Nile Shadows: The Improbable Art of Edward Whittemore

What to make of a book like Nile Shadows, or an author like Edward Whittemore? No matter how determinedly catholic we like to think our literary tastes, there are some works that leave our inner critic feeling uncomfortably at a loss when it first encounters them. "Yes, but is it any good?", it keeps asking with tireless persistence as the rest of us answer that question by happily turning page after page. Like many authors belonging to that large and unfortunate caste, "the unjustly neglected", Whittemore suffers from being an embarrassingly good read. He also suffers from a bigger crime, in that he is almost impossible to pigeonhole. Reviewers' comparisons bounce from Pynchon to Nabokov, Greene to Calvino and Fuentes to Vonnegut, only to hastily assert that he is, of course, very much his own man. Reading Whittemore, I found myself adding my own - a touch of Hesse here, I thought, a dash of Robertson Davies there, yet without what could be termed a debt to either of them. Each new reader will inevitably supply more.

So what is it that makes Nile Shadows, and the rest of Whittemore's works, so infinitely flexible? Are they simply baggy monsters into which one can throw whatever one wants? In a sense they are, and it's not a criticism to say that Whittemore is probably one of the baggiest writers this century - his books represent that most vain of ambitions and the downfall of more than one literary great: a complete explanation of everything. Nothing less than a unified theory of human history is what Whittemore is after, and it's a sign of his mettle that he realizes such an ambition is doomed from the start, yet undertakes it anyway. Nile Shadows is set in an anxious Cairo of 1942, awaiting the arrival at any moment of Rommel and his Panzer divisions from out of the desert. The distant rumble of gun fire and armored vehicles is the rumble of history itself, bearing down on Whittemore's characters as they engage in their desperate machinations to avoid defeat. And yet what do those characters do in the face of such pressure? They talk, is what they do, and they talk and talk and talk. Each conversation leading on to something else, which in turn leads to something else, and suddenly a new character is introduced - a thumbnail sketch surely, a literary prop, no more - but no, suddenly he starts growing in front of our eyes, acquiring a languorous history stretching out over pages and pages while we think, Quick! Do something! The enemy is coming!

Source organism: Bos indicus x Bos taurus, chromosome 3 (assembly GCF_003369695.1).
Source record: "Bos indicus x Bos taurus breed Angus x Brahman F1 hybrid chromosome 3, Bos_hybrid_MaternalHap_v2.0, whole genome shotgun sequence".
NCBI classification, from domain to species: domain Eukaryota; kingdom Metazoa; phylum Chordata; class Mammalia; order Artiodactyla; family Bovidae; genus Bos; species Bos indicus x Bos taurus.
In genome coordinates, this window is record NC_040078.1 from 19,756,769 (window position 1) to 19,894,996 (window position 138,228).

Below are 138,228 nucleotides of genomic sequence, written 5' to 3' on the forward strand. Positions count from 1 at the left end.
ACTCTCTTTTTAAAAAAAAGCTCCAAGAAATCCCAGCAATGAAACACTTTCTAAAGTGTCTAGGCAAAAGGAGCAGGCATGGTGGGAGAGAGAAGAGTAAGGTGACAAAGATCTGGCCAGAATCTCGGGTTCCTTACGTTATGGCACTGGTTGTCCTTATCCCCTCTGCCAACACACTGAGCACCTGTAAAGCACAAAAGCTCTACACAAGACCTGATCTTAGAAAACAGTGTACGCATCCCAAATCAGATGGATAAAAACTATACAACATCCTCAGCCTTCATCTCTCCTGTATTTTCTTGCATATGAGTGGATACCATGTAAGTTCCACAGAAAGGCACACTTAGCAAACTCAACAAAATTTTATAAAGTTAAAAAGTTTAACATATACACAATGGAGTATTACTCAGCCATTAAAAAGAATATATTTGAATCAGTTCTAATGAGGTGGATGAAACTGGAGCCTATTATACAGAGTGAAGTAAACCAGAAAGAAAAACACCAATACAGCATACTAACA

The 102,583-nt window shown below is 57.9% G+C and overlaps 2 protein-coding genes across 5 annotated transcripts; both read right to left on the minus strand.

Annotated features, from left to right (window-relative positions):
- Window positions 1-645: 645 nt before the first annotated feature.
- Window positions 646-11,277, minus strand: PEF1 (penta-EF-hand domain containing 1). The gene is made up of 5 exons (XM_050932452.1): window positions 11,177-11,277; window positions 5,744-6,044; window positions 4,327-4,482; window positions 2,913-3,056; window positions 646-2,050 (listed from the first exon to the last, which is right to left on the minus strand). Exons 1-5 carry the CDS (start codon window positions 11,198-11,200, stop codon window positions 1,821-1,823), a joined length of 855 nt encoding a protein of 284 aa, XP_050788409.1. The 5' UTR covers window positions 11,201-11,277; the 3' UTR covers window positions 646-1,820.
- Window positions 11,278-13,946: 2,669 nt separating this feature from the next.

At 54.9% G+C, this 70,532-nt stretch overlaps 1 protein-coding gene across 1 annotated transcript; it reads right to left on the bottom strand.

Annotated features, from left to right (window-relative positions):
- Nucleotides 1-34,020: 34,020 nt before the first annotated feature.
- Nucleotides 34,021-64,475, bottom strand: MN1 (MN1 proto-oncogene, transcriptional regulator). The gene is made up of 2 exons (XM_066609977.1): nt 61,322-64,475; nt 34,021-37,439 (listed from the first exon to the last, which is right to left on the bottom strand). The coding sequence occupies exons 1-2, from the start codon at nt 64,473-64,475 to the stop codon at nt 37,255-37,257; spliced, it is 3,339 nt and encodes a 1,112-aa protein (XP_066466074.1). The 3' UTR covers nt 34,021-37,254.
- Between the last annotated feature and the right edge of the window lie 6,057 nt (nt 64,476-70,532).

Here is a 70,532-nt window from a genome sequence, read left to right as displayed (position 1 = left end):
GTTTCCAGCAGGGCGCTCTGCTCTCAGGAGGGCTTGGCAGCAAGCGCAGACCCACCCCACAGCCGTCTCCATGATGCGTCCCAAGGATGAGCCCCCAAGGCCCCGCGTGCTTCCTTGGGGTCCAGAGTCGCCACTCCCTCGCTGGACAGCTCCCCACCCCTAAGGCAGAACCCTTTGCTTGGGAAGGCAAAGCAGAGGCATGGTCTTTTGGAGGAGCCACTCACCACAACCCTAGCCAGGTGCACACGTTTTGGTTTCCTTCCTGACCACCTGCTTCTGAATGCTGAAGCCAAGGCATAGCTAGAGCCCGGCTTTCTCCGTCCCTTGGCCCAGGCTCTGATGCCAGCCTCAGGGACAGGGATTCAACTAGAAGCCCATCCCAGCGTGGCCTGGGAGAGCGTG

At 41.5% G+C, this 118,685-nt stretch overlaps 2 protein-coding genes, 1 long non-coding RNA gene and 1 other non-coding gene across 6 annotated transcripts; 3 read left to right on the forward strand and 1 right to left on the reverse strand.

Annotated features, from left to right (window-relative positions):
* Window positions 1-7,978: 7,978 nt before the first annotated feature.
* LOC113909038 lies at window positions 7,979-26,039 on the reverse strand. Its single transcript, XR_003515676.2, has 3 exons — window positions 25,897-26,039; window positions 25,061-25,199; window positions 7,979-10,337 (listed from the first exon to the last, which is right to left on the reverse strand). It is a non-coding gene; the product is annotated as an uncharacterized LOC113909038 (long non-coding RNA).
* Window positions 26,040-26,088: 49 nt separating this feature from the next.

At times there is something outright perverse about this compunction to hold forth. When Joe O'Sullivan, the novel's protagonist, encounters the mysterious Ahmad, undoubted possessor of vital information about the man he has been sent to uncover, we get the following:

Well now, so you've come from America, have you?

Yes, murmured Joe his eyes drifting around the room in a trance.

Well now, isn't that a strange coincidence? The world is really very small. It just so happens I once was given a complete edition of the collected letters of George Washington, some thirty-odd volumes in all, and they certainly added up to some fascinating reading.